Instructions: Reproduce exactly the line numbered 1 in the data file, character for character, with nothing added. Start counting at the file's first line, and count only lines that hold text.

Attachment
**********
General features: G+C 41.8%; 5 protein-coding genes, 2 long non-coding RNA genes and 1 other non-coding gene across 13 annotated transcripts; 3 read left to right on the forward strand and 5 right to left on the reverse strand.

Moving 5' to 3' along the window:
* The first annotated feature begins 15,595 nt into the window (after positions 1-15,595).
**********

General features: G+C 41.8%; 5 protein-coding genes, 2 long non-coding RNA genes and 1 other non-coding gene across 13 annotated transcripts; 3 read left to right on the forward strand and 5 right to left on the reverse strand.